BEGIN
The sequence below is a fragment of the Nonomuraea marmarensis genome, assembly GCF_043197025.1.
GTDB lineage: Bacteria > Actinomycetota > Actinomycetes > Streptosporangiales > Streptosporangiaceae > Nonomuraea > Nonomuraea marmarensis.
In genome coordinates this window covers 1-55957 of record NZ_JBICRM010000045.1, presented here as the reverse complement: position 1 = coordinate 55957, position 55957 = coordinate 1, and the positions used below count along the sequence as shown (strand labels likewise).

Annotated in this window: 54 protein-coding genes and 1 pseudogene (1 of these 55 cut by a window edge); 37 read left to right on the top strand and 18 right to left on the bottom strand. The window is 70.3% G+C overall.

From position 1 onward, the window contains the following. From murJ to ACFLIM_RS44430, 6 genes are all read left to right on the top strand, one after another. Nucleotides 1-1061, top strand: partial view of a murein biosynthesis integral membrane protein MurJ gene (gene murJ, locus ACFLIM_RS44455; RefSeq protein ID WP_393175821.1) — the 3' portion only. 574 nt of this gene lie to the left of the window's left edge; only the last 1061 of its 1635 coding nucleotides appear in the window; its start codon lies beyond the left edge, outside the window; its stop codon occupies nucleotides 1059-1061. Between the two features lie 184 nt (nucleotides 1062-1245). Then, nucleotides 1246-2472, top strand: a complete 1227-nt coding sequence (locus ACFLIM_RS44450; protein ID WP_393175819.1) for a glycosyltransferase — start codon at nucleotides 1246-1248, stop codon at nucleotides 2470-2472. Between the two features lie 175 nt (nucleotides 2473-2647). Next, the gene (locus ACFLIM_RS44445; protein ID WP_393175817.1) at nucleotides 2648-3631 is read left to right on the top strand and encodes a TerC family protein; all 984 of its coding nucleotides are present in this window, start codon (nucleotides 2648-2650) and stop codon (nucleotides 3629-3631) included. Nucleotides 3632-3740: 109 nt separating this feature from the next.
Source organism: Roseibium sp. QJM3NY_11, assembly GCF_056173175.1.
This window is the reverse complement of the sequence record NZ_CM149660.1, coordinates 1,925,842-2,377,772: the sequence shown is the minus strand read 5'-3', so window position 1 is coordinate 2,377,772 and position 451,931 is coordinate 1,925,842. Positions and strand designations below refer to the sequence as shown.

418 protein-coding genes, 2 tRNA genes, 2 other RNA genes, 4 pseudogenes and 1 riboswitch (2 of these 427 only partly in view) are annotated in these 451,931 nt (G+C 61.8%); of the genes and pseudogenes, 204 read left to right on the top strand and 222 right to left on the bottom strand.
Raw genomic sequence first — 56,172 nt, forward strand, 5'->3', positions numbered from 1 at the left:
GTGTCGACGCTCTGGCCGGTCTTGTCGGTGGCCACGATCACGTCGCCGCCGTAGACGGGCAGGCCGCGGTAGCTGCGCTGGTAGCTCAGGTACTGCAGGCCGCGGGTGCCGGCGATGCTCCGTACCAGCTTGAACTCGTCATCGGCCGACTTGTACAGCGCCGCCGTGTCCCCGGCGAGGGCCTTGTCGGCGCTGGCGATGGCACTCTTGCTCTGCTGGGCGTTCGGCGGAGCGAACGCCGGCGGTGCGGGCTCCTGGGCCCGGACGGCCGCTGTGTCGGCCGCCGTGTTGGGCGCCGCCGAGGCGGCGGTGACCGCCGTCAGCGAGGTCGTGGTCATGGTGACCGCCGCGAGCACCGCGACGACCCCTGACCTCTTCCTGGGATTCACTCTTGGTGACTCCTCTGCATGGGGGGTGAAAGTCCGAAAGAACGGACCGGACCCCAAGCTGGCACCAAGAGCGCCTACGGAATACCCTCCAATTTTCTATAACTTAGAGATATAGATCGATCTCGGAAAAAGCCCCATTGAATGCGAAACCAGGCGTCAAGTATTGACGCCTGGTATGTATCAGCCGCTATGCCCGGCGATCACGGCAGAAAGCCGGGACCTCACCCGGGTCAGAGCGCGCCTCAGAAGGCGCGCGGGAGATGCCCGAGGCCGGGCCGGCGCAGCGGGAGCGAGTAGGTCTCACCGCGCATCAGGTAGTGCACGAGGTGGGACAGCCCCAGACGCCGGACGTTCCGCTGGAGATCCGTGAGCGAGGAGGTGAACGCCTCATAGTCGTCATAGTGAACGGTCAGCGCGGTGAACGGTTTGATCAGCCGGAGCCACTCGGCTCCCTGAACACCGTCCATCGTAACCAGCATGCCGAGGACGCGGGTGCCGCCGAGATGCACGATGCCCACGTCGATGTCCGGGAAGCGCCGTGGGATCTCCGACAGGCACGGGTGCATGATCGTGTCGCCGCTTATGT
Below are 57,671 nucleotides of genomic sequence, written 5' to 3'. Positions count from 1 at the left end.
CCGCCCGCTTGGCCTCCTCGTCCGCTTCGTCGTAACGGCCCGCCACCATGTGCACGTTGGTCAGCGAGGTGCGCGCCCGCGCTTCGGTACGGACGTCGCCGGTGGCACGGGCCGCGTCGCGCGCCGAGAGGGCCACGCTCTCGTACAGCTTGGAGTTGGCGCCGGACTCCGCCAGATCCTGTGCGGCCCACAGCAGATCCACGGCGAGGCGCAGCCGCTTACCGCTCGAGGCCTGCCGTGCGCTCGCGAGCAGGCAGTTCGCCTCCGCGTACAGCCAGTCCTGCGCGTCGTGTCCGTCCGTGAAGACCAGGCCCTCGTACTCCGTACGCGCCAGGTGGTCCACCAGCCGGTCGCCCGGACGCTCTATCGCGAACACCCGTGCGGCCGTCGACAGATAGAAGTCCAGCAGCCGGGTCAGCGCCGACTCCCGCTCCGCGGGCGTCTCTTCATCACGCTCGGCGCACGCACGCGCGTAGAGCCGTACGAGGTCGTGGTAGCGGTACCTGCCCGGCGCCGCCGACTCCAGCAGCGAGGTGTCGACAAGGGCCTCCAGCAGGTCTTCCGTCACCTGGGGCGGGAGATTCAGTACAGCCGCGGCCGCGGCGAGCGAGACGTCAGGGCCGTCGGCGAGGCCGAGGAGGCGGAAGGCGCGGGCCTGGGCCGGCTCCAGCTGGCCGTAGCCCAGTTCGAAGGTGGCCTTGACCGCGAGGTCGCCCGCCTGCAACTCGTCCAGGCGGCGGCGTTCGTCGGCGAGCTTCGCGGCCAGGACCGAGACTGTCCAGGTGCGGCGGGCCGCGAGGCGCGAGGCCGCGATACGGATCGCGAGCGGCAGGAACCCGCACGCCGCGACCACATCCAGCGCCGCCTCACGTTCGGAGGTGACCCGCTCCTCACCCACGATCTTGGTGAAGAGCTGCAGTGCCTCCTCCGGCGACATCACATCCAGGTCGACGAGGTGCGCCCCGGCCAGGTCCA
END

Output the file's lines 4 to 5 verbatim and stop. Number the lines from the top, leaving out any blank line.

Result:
Annotated in this window: 54 protein-coding genes and 1 pseudogene (1 of these 55 cut by a window edge); 37 read left to right on the top strand and 18 right to left on the bottom strand. The window is 70.3% G+C overall.

From position 1 onward, the window contains the following. From murJ to ACFLIM_RS44430, 6 genes are all read left to right on the top strand, one after another. Nucleotides 1-1061, top strand: partial view of a murein biosynthesis integral membrane protein MurJ gene (gene murJ, locus ACFLIM_RS44455; RefSeq protein ID WP_393175821.1) — the 3' portion only. 574 nt of this gene lie to the left of the window's left edge; only the last 1061 of its 1635 coding nucleotides appear in the window; its start codon lies beyond the left edge, outside the window; its stop codon occupies nucleotides 1059-1061. Between the two features lie 184 nt (nucleotides 1062-1245). Then, nucleotides 1246-2472, top strand: a complete 1227-nt coding sequence (locus ACFLIM_RS44450; protein ID WP_393175819.1) for a glycosyltransferase — start codon at nucleotides 1246-1248, stop codon at nucleotides 2470-2472. Between the two features lie 175 nt (nucleotides 2473-2647). Next, the gene (locus ACFLIM_RS44445; protein ID WP_393175817.1) at nucleotides 2648-3631 is read left to right on the top strand and encodes a TerC family protein; all 984 of its coding nucleotides are present in this window, start codon (nucleotides 2648-2650) and stop codon (nucleotides 3629-3631) included. Nucleotides 3632-3740: 109 nt separating this feature from the next.